Your browser is no longer supported

For the best possible experience using our website we recommend you upgrade to a newer version or another browser.

Your browser appears to have cookies disabled. For the best experience of this website, please enable cookies in your browser

We'll assume we have your consent to use cookies, for example so you won't need to log in each time you visit our site.
Learn more

Are you ready for a cardiac arrest?

  • Comments (4)

Inevitably nurses in some areas such as cardiac care and casualty are more ready than others. Are you ready for such an event? 

Months and even years can go by in some wards and departments without the resus trolley and equipment being used. But it can happen.

Someone can have a cardiac arrest in the street and passersby will do all they can to help. The more widespread availability of portable defibrillators – in major railway stations for example — is helping improve survival rates.

Anyone having a cardiac arrest in a healthcare setting – a hospital, outpatient department or GP surgery stands a far better chance of survival. But that does depend on appropriate response from staff on hand.

Every nurse needs to have a good understanding of what is in the resus trolley and how to use it – wherever they work. This familiarity and skill will help to save lives. Of course some specialty areas see far fewer patients in cardiac arrest each year. But the risk is always there and nurses need to be prepared.

To that end we have just published a two-part series on the cardiac arrest trolley. Part one details  at the equipment in the trolley to maintain airway management and breathing while part two focuses on circulation and in particular the drugs used in emergency situations.

Don’t wait until it is too late to make sure you and your resus trolley are up to date.

  • Comments (4)

Readers' comments (4)

  • Anonymous

    Is Ms Godfrey firmly planted in the present day ?

    If so perhaps she can tell us where this "casualty" is to be found !

    Unsuitable or offensive? Report this comment

  • Nursing Times

    Thanks for your comment.

    The terms A&E, Emergency Department and Casualty are generally interchangeable.

    This is a blog not an academic piece of writing and it is clear what is referred to. Hopefully readers will be absorbing the point behind the piece, which is more important than the semantics.

    Unsuitable or offensive? Report this comment

  • Anonymous

    Have things changed so much?
    Whether used or not cardiac arrest trolleys were checked very day and ward briefings included revision of procedures at monthly intervals for all staff and repeated for all new members of staff.

    Unsuitable or offensive? Report this comment

  • Revision of procedures at monthly intervals? Please can I know who your employer is - I'd like to work for them. I had to self-fund my resus training in my own time.

    Having said that, my most recent role was one where we attended all the cardiac arrest calls on-site. I don't think it necessarily altered my practical skills, but it did improve my awareness of the overall situation (so I could 'think as well as do' - look at the situation rather than just make myself busy with chest compressions or bloods etc), what roles people preferred to take up so felt more co-ordinated despite no huge discussions, but also the adrenaline rush became less as became more 'normal' - not to extent sense of emergency lost, but so that could also care for relatives/staff alongside patient.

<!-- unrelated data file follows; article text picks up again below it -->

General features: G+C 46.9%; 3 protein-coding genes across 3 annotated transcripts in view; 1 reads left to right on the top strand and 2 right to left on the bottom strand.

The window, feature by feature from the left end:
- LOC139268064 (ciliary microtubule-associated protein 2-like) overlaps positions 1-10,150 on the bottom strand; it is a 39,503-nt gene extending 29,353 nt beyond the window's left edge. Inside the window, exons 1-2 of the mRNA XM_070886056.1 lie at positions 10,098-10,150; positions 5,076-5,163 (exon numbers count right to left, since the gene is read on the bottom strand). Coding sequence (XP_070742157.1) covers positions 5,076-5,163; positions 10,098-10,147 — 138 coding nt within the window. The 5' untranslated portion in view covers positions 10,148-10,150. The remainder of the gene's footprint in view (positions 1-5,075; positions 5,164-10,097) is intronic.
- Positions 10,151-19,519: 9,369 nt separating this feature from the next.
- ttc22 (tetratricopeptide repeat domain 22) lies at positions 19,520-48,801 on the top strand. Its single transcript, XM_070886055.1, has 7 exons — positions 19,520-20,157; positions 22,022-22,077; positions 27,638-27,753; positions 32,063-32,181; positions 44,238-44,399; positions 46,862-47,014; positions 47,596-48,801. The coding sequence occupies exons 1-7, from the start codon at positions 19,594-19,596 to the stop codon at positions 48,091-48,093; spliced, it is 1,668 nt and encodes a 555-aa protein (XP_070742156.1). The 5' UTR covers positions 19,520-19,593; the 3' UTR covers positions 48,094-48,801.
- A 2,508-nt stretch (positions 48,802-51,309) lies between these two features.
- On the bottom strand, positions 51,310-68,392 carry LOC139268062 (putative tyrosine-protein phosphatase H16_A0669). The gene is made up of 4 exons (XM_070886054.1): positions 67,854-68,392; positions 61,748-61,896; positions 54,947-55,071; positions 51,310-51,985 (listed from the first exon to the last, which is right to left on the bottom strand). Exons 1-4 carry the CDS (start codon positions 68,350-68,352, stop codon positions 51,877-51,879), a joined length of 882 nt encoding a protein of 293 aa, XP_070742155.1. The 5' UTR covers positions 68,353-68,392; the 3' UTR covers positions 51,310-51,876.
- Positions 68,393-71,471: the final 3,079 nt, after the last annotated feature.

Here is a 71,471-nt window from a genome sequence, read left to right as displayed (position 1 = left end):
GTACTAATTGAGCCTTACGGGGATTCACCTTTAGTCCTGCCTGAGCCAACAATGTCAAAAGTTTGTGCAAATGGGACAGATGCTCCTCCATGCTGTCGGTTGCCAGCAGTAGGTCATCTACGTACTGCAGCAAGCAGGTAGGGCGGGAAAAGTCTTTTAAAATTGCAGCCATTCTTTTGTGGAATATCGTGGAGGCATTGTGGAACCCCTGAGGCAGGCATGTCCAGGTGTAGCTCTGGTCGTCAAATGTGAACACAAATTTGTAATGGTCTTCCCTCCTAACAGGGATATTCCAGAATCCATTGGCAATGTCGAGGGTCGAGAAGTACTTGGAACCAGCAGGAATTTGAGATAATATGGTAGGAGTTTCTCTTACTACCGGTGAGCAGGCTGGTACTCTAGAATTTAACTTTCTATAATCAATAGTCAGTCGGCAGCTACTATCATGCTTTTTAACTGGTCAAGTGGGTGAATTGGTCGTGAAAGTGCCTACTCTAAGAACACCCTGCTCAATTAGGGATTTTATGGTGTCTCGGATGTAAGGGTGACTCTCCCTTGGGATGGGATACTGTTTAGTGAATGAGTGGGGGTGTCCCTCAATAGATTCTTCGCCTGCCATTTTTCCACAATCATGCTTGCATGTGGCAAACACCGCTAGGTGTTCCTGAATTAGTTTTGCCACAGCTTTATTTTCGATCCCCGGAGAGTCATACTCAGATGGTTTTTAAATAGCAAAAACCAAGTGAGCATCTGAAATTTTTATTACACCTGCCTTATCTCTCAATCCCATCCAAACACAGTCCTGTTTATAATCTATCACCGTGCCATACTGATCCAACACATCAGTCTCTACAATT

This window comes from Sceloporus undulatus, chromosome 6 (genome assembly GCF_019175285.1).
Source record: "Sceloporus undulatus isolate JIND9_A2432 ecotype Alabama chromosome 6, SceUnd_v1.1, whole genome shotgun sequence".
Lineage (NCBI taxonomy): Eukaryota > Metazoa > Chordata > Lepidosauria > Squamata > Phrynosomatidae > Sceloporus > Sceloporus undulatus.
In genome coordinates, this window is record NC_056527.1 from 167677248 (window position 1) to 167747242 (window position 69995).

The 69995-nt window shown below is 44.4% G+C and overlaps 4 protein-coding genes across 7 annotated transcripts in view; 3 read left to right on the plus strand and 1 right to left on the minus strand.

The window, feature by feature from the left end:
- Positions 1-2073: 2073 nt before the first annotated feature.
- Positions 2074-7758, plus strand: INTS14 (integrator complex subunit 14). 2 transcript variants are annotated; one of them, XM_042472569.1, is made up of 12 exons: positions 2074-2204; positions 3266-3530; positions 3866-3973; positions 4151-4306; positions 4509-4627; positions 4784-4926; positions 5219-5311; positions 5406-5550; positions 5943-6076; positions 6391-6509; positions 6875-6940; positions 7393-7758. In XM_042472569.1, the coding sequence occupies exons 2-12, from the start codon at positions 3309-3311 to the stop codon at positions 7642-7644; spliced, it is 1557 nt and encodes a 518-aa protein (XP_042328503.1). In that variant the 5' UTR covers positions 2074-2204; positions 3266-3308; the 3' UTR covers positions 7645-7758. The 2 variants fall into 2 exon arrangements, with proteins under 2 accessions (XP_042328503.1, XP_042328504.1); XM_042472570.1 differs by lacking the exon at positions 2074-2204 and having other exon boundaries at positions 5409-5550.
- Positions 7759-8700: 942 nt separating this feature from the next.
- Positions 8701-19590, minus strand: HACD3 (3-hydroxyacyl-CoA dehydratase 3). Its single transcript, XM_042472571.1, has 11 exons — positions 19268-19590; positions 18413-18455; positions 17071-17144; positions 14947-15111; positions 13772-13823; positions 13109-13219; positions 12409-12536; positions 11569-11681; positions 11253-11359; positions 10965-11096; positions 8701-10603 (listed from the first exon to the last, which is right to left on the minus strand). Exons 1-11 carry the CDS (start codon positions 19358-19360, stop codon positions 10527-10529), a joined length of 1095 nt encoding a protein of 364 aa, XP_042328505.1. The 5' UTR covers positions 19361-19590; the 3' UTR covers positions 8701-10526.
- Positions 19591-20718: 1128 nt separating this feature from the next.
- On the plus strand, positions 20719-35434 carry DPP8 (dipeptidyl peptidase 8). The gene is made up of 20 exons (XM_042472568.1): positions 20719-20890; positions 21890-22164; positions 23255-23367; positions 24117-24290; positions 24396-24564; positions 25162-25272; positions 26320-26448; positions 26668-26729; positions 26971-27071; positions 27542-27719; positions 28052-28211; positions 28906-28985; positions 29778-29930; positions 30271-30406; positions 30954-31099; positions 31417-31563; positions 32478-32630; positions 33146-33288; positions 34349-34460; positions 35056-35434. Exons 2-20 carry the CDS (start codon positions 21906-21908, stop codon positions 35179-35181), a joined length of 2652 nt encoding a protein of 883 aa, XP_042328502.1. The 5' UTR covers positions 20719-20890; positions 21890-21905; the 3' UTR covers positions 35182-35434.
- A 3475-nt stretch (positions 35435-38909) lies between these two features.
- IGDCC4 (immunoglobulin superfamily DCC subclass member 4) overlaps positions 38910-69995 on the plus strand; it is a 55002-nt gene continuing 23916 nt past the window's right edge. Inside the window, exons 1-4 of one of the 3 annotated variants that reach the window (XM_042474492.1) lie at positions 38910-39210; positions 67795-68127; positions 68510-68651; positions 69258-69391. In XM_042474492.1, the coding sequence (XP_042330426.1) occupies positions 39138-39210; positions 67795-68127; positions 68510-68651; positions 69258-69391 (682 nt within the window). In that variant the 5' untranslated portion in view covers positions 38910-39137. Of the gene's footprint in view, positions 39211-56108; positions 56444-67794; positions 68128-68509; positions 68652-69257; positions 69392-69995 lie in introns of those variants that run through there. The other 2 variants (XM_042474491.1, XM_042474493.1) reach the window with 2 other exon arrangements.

I can remember the fear factor when encountering my first cardiac arrests as a student - my mentors encouraged me to stay and take on a role such as documenting what drugs given/times etc that felt 'safer' but kept me there.
    Also, as a more senior member of staff I've seen ward staff metaphorically 'run away' as soon as the arrest team arrives. I can't tell you the value of having a member of staff (whatever band) who knows the patient (as well as clinically, re next of kin, what person would want in this situation etc), saw what happened or knows the ward so can put their hands on a piece of equipment not on the trolley in seconds (A health care assistant who puts stores away is worth their weight in gold), or who has the wits to close curtains/support any other patients in the same bay.
    To anyone who feels overwhelmed/scared by unfamiliar (to them) situation - stay, watch, learn, & remember that even if you feel out of your depth practically as soon as team gone into ALS mode, you are one of the most useful people there. If you feel able, after things have settled, ask to go through what happened with one of the team as a debrief.
    I'll never forget my first cardiac arrest as a student - I'd spent the whole day with the lady, escorting her to scans etc, then she arrested just before home time & died. Possibly partly as had talked to her/felt I had got to know her during the day, the thing that hit me hardest was the lack of dignity - the lady become a fully exposed 'Resusci-Annie' equivalent rather than a person. I left the ward & burst into tears - fortunately I had a tutor who took me for a drink & managed to turn that around into the positives about what that said re my care/attitude to patients. Having said that, I'm still the one that as soon as can will be finding a pillow case to preserve dignity!

    Unsuitable or offensive? Report this comment

Have your say

You must sign in to make a comment.

Please remember that the submission of any material is governed by our Terms and Conditions and by submitting material you confirm your agreement to these Terms and Conditions. Links may be included in your comments but HTML is not permitted.